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I noticed in the literatures that there are no exact boundaries for numerous information security terms such as malware, virus, etc. Some people say malware in the umbrella under which viruses, worms, rootkits, and every harmful software lies. Others categorizes them as totally different concepts.

First, is there a standard defining these terms in an unambiguous way?

Second, if malware is the umbrella for all harmful softwares, I am thinking of categorizing it into a dichotomy of exploits and executables. The former needs vulnerabilities to work and does not require the user to execute it, and the latter are self contained which requires the user to execute it. Do you think this would be a good taxonomy or is it flawed?

  • If a post answered your question, please mark it as accepted! – forest Oct 20 '18 at 13:14
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Malware terminology

First, is there a standard defining these terms in an unambiguous way?

Malware is a broad term that includes any software which performs malicious actions. There are several common names for various classes of malware. The specific definitions often change over time, as is the case with the term "virus". Common definitions for various forms of malware are:

  • Viruses modify existing programs, "infecting" them so their execution also triggers the spread of the virus, until the computer is entirely filled up with maliciously modified software. True viruses are fairly rare now days, but the term continues to be used synonymously with malware.
  • Trojans disguise themselves as harmless programs, such as video games or screen savers. They require user interaction to execute. These are common in torrents.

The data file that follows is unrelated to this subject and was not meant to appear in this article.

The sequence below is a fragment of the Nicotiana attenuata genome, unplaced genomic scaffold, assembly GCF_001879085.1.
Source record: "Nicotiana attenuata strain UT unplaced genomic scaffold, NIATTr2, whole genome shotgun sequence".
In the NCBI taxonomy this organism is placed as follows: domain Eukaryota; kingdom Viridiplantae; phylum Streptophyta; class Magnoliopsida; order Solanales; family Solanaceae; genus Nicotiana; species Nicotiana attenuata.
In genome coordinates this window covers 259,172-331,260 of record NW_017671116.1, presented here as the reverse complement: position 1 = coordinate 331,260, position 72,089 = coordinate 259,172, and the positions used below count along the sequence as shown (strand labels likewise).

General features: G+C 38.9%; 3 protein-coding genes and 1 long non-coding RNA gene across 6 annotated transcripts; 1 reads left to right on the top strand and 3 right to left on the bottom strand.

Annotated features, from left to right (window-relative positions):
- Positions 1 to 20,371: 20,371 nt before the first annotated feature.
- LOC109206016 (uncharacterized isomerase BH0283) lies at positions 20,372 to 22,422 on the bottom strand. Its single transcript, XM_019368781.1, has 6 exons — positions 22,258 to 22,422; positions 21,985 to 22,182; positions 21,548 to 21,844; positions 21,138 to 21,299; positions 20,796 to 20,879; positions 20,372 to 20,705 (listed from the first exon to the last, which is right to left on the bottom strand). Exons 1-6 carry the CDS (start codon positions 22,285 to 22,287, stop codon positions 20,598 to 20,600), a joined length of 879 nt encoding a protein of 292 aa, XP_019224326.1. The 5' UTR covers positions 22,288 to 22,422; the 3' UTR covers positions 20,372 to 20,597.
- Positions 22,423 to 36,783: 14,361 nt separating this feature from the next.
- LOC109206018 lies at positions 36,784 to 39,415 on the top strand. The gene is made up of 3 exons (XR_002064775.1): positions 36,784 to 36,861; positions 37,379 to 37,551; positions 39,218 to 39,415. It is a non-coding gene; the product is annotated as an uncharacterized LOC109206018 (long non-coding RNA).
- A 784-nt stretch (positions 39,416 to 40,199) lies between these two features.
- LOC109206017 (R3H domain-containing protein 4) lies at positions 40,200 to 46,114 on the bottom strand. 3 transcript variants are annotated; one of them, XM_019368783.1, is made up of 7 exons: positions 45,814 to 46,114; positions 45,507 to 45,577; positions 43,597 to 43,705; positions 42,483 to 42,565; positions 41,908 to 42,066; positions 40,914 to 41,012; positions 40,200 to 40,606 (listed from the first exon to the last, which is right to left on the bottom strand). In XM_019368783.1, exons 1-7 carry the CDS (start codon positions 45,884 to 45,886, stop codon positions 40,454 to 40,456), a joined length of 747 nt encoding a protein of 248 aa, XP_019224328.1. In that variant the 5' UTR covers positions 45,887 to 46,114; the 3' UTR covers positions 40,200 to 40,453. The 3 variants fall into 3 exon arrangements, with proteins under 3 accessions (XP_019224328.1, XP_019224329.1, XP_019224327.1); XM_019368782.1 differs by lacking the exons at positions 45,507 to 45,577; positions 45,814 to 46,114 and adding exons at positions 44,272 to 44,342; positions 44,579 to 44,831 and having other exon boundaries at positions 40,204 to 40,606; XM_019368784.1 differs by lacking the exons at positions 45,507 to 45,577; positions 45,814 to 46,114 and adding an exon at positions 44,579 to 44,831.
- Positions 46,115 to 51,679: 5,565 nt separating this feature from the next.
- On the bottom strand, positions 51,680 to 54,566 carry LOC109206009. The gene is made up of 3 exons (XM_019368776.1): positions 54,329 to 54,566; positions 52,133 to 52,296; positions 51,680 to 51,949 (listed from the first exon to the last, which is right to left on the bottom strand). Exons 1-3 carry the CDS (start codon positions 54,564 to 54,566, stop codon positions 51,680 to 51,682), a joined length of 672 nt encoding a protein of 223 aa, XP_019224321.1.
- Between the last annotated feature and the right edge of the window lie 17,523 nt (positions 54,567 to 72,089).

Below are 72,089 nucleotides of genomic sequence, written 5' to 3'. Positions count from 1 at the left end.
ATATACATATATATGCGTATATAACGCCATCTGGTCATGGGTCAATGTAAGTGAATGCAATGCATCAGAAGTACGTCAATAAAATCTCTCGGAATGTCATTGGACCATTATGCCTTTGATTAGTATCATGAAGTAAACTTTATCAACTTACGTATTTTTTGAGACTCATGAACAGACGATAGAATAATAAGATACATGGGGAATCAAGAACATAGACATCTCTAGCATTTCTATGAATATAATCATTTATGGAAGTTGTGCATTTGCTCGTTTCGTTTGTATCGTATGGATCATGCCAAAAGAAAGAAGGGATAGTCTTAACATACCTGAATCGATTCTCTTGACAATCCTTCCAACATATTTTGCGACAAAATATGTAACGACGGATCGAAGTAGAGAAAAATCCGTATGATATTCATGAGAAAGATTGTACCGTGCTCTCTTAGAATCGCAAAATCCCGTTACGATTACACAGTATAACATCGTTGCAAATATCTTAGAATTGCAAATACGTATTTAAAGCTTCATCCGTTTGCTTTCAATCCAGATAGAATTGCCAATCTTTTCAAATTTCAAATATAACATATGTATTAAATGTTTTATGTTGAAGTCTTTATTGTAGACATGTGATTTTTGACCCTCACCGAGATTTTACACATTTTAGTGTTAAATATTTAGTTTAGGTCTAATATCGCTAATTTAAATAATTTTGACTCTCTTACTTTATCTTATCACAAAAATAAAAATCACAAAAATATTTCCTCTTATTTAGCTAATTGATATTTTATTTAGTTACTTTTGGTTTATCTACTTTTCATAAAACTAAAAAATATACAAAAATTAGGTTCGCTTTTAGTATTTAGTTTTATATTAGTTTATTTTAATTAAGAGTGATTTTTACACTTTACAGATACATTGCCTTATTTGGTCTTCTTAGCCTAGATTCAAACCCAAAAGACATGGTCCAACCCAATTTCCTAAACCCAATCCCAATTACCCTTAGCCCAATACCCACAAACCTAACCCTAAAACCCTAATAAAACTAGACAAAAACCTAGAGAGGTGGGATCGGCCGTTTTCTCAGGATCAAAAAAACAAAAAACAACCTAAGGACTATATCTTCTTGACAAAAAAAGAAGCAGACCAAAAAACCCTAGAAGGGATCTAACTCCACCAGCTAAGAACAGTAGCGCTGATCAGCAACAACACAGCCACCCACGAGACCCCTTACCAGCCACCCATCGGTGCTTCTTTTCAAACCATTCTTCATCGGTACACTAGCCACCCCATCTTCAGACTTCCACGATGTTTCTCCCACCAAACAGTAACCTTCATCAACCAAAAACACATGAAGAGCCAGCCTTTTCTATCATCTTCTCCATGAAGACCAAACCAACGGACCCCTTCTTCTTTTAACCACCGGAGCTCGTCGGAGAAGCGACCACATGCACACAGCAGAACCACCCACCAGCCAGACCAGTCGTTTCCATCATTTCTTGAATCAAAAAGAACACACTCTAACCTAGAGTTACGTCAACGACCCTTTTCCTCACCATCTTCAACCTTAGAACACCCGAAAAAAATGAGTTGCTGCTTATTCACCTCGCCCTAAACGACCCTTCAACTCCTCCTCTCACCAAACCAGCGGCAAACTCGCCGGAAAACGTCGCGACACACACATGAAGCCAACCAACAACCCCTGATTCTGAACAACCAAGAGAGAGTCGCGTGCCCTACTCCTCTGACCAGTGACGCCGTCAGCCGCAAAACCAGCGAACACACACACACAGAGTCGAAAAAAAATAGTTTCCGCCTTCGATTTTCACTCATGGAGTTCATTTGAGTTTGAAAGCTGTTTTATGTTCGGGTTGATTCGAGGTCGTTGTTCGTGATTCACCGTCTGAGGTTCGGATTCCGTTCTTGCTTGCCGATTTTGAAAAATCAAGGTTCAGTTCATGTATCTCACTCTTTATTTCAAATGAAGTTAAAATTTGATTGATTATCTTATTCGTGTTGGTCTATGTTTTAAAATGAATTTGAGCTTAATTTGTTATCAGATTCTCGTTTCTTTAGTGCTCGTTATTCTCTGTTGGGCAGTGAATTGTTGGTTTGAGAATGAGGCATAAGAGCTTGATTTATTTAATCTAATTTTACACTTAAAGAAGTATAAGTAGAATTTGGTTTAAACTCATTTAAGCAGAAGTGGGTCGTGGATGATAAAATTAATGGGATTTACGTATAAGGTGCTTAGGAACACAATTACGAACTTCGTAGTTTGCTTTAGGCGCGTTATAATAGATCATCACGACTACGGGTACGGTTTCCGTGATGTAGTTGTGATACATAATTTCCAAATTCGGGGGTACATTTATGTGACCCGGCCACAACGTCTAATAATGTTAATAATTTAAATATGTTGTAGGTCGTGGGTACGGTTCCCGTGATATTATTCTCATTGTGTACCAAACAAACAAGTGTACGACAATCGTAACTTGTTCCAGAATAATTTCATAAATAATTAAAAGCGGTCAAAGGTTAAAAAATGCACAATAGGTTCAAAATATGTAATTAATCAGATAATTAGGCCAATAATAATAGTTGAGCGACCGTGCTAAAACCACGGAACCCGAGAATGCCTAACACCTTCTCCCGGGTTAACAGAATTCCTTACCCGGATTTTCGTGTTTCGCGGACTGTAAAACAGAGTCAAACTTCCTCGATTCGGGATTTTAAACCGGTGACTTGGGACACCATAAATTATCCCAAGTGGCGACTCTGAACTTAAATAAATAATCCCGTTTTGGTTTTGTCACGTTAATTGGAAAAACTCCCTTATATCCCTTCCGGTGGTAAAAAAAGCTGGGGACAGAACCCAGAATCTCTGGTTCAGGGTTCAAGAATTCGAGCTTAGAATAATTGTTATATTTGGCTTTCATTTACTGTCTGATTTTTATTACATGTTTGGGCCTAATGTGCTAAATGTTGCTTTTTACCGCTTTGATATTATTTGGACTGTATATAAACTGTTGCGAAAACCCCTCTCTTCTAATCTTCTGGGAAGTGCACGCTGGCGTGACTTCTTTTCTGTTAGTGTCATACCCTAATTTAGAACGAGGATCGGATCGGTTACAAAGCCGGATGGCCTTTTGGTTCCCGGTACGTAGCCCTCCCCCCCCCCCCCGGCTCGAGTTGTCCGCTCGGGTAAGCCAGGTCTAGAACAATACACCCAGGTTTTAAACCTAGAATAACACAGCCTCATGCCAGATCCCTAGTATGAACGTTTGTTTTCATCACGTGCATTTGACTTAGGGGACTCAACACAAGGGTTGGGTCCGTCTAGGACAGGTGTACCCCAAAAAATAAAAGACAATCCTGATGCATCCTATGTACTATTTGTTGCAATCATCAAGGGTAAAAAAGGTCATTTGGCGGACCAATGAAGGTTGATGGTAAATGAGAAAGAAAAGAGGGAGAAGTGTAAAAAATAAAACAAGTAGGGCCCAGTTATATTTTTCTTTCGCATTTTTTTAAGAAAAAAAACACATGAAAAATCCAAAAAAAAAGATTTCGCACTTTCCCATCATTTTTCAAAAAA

• Worms spread by themselves through the network, often by exploiting software vulnerabilities in networking services. A worm that exploits popular software can spread extremely rapidly. One of the early worms, SQL Slammer, a 376 byte program, infected 75,000 computers within the first 10 minutes. It slowed down the entire internet just as a result of the aggressive replication.
  • Rootkits are self-hiding privilege escalation toolkits. They are designed to embed themselves in a system with a high privilege level, ensuring that nothing that runs on the computer can detect it. Rootkits are often able to completely evade antivirus software. Rootkits that infect the boot process to hijack the system early during system start are often called bootkits.
  • Ransomware is old, but has gained popularity recently. Simple ransomware simply locks the victim's computer until a ransom is paid. More modern and sophisticated ransomware actually encrypts files and refuses to decrypt until a ransom is paid. These programs often make little effort to avoid removal, as their job is done as soon as they execute for the first time.
  • Spyware is any class of malicious software that monitors a user's private activities and reports it back to the owner of the spyware. It can be used by anyone from stalkers to identity thieves.
  • Adware is among the least harmful forms of malware. Adware includes any software that displays or injects advertisements on a computer. It is considered malicious when it is installed without consent, or makes attempts to avoid removal. It is commonly implemented as browser toolbars.